The Coalition is keen for the government buy-back of Telstra's copper network as part of the National Broadband Network Company (NBN Co)'s deal with the telco worth $11 billion — just in case the party needs it for its own broadband policy.
At yesterday's Joint Standing Committee on the NBN, Coalition members including Shadow Communications Minister Malcolm Turnbull quizzed both NBN Co CEO Mike Quigley and Telstra executives on the value of Telstra's existing copper network, questioning why NBN Co is not seeking to claim ownership of the existing copper network as part of the deal to lease the pits and ducts from Telstra and move customers over to the NBN.
Turnbull has previously indicated that, should the Coalition win government, the NBN would likely be rolled back from a fibre-to-the-home project to a fibre-to-the-node project. For NBN Co to continue to exist as a wholesale provider, it would require access to Telstra's copper network from the node to the premise.
Quigley told the committee yesterday that, as the government had not directed him to investigate the possibility of keeping the copper network as part of the negotiations we Telstra, he could not say whether it was possible.
In a blog post this morning, Turnbull said that should a future government wish to go down this path, taxpayers would have to pay more money to Telstra on top of the $11 billion deal.
"It is quite incredible, mind boggling really, that a government would pay a private company $9 billion to decommission a network asset but not reserve for itself, as part of the deal, the right to use as much of that network as it chose," he said.
"But that's the real world — and unless there is a change of direction on the part of the government, the Telstra/NBN deal will not simply deliver Telstra a $9 billion windfall but in addition set Telstra up to receive more billions when inevitably a future government, Liberal or Labor, seeks to redesign the network topography in a way that reduces the crippling capital cost of the fibre-to-the-home design without compromising the promise of universal very fast broadband."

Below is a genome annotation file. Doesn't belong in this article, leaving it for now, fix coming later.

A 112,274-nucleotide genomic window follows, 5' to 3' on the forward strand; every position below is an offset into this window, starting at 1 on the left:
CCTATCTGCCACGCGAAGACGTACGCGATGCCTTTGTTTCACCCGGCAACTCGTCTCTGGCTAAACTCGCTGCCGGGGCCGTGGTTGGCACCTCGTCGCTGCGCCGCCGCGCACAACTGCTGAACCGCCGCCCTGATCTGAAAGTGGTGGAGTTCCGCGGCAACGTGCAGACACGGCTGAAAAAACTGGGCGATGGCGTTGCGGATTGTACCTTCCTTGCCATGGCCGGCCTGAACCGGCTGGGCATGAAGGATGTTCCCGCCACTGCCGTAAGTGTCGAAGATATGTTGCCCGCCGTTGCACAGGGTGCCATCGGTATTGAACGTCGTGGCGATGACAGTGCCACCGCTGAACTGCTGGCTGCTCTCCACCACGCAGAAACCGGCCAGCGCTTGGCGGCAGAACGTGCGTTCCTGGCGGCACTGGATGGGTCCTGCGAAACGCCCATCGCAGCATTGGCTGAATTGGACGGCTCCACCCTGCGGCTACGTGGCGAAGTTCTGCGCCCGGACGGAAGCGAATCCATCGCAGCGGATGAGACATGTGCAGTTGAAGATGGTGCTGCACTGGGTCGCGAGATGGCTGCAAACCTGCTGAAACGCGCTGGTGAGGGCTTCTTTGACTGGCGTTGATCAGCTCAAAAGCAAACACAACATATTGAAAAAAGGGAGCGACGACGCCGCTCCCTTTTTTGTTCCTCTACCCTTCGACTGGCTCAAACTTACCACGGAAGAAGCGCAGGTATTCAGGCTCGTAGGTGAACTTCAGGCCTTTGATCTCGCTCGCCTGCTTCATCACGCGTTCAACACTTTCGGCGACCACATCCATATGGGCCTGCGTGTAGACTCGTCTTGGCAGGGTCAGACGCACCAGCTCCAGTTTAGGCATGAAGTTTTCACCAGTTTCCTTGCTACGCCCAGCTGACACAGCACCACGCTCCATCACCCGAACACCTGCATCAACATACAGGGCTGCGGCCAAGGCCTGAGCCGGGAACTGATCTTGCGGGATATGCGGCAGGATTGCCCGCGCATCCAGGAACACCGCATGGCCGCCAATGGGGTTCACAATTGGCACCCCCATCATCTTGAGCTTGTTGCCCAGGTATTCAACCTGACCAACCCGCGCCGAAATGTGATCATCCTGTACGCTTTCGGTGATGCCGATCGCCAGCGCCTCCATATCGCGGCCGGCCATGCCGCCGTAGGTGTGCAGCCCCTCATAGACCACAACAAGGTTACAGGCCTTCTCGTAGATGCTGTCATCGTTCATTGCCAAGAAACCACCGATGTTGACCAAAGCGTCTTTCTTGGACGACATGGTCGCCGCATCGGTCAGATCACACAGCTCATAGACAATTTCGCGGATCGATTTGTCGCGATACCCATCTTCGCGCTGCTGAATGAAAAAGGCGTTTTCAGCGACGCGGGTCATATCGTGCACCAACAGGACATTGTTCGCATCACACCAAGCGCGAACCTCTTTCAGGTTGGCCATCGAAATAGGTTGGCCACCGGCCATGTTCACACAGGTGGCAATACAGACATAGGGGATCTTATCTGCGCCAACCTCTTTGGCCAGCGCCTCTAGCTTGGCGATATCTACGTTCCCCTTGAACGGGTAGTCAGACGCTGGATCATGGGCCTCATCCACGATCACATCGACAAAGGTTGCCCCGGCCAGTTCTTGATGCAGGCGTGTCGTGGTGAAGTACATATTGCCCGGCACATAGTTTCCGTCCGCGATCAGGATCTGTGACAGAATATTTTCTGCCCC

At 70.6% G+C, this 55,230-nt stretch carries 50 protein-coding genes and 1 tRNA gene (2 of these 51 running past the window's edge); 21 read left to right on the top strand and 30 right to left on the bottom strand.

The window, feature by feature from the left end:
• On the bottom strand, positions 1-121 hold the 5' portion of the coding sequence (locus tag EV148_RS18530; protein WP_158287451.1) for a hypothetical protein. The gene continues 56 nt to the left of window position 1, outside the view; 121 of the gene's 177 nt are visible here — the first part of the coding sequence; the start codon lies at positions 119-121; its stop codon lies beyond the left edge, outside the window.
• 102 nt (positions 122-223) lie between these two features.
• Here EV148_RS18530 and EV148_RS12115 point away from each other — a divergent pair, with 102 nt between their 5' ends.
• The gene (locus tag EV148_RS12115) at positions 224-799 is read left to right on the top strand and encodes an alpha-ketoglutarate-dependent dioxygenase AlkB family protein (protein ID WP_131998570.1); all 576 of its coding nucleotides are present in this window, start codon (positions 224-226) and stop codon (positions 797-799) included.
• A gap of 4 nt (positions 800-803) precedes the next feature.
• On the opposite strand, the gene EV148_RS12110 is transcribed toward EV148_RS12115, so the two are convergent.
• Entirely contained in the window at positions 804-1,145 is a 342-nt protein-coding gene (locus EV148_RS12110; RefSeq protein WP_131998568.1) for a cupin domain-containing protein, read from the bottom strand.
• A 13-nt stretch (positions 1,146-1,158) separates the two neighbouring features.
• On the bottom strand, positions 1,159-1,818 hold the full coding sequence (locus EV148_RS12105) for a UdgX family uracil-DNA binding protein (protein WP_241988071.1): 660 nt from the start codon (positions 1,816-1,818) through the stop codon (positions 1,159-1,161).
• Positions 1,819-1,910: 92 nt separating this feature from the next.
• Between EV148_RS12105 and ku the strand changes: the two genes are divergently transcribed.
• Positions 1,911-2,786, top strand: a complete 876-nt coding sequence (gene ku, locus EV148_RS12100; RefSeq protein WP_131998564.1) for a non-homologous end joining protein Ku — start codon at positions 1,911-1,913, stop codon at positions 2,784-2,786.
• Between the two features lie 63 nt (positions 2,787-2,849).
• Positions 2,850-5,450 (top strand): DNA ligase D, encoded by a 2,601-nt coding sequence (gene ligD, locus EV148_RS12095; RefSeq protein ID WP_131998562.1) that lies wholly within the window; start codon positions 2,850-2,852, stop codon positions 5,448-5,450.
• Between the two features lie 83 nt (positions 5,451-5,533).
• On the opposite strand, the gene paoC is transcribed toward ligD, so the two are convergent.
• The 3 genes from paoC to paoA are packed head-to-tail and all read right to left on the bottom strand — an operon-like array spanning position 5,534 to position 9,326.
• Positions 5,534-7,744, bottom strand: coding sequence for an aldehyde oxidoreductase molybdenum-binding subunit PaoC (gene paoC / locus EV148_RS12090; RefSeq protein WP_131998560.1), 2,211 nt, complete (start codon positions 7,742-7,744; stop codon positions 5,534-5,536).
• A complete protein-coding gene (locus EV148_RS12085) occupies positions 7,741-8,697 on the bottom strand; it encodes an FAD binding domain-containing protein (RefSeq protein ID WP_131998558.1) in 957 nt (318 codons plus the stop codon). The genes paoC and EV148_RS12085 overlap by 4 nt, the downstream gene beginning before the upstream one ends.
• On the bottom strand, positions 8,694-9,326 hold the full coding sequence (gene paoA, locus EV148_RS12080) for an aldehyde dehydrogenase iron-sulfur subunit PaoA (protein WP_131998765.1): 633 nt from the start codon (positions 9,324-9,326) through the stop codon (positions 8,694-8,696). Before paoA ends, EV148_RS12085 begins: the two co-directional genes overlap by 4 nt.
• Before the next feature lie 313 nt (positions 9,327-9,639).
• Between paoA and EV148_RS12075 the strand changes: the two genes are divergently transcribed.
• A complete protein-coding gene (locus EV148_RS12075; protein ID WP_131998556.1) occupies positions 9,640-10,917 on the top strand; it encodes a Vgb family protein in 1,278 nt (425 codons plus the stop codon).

Turnbull cited a technology white paper by Quigley's former employer Alcatel-Lucent that said high speeds could be delivered over a fibre-to-the-node approach, but it would cost up to 50 per cent less than a fibre-to-the-home network. Turnbull said that it is now up to Communications Minister Stephen Conroy to ensure that the copper network is included in the Telstra deal.
"Is he going to give NBN Co a direction to act in a commercially rational way and reserve the right to use some or all of the copper network it is paying Telstra to junk? Or is it going to continue to set Telstra up for another big pay day when, inevitably, a more rational, cost effective approach to network design is undertaken?"
Telstra's director of government relations James Shaw told the NBN inquiry yesterday that he couldn't put an exact figure on the value of Telstra's copper network, except to say that it would be worth billions of dollars.
"It depends on how much the copper you want. There is an element of 'how long is a piece of string' in that question," he told Turnbull. "I'd like to seek some advice before anyone draws a conclusion."